Honduras Hubert Nicolas "Finca El Tatascan" Pacamara Micro Lot by Education RoyalNY

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Though Honduras is the largest producer of specialty coffee in Central America, some of the best finds don’t come from larger farms, but small, individual producers. This particular offering from Hubert Nicolás perfectly exemplifies this idea. Two of our traders, Andrew Blyth and Brittany Amell, went down to Honduras recently and cupped this coffee along with several others. They came back with a lot of good things to say about this particular lot, so we decided to take a closer look at it before it arrives in June.

Honduras wasn’t always the coffee powerhouse it’s known as now. Before the early 2000’s, the country was a considerable exporter of commercial-grade coffee. Honduras lagged its neighbors through the 1990’s as they developed strong specialty coffee markets; countries like Nicaragua and Guatemala produced higher-scoring coffees and were hosts to the Cup of Excellence program in 2001 and 2003 respectively. A government tax in the early 2000’s helped generate much-needed capital for infrastructure in coffee-producing regions, which helped transport coffee grown in fertile soils at higher altitudes to market. Today, more than 100,000 families are involved in coffee production, with the majority producing their coffee on farms smaller than two hectares.

Hubert Nicolás is a Q Grader and fourth-generation coffee producer from the village of El Aguacatal in San José, Honduras. His farm, Finca El Tatascan, is situated at an average altitude of 1,550 meters above sea level, and is located in the middle of a local forest reserve. Hubert takes special care in drying his coffee and uses a solar-drying setup for 15 days to get the most out of his crop. From there, he transfers it directly into GrainPro bags and stores the coffee in a warehouse for further processing for exportation.

Much has been said (and written) about the Pacamara varietal. It’s a huge bean; screen size for this coffee was very much at the higher end of the spectrum. When done right, Pacamara has excellent flavor potential. However, if care is not taken in drying and processing, there can be a pronounced and unpleasant earthy flavor to the resulting brew. This varietal originated from the Salvadoran Institute of Coffee Research (ISIC) in late 1980’s and is the result of a cross between Pacas and Maragogipe. The intent of this crossing was to capitalize on the drought- and disease-resistant nature of Pacas and the high cup quality of Maragogipe.

This coffee arrived with a moisture content of 11.2%, which is a little higher than average. Density here was also quite high at 0.73 g/mL. These two factors, coupled with a larger-than-normal bean size will make roasting slightly more complex than a run-of-the-mill washed Central American coffee. One thing that you can look forward to though is the overall preparation and grading of the bean; this is a remarkably well-sorted, uniform coffee. Keep in mind though that this is an extremely large bean; this will play a part in the roasting process.

As mentioned in the green analysis section of this post, there are a few variables that play into the roast profile construction here. First, the moisture content and density are both fairly high, indicating the need for an extended drying phase at a reasonably high temperature. If you’re doing this on a traditional drum roaster, a low flame and high start temperature is the way to go. The IKAWA roaster we used for this test helps with temperature stability a bit, so we started the roast off a little hotter than normal in both profiles. From there, we need to account for the bean size. This lot will need a little extra heat to get into first crack, so backing off as you near that point isn’t going to work.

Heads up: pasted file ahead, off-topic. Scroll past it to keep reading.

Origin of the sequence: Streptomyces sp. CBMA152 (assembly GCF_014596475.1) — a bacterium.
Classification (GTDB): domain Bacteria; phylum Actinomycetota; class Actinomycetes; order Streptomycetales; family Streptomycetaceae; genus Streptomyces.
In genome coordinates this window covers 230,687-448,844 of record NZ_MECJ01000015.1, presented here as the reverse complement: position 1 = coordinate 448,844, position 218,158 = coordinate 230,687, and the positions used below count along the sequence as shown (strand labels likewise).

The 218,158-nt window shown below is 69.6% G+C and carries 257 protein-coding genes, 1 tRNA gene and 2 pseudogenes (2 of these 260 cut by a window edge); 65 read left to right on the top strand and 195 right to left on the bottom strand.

Click the roast curve above to download this IKAWA roast profile.

Click the roast curve above to download this IKAWA roast profile.

This first profile was set to follow the instructions above. The drying phase was fairly relaxed, followed by a gradually increased browning phase into first crack. Overall development time here was shorter than average.

  Click the roast curve above to download this IKAWA roast profile.

Click the roast curve above to download this IKAWA roast profile.

We tried for a longer development time for the second roast, with a slightly more aggressive drying process. Though the overall roast was slightly shorter, this coffee had more time post-crack to develop the fruity, sweet notes we expected.

Given this coffee’s high score at origin, we were excited to put the two roasts on the cupping table. Side-by-side, we noticed a few differences:

Unfortunately, the first shot at roasting this coffee didn’t work as expected. The shorter development time left some of the fruit notes behind, instead giving us a more herbal, citrus-forward cup than we were expecting. Definitely keep this in mind as you roast this coffee; it needs some time to work after first crack.

 

The longer development time of the second IKAWA profile paid off. We were happy to find sweet notes of brown sugar and red apple rounded out by a tart, pineapple acidity. The cup was as fruit-forward and complex, with a sweet plum note rounding out the cup.

This is a limited-availability micro lot currently on its way to Royal from origin.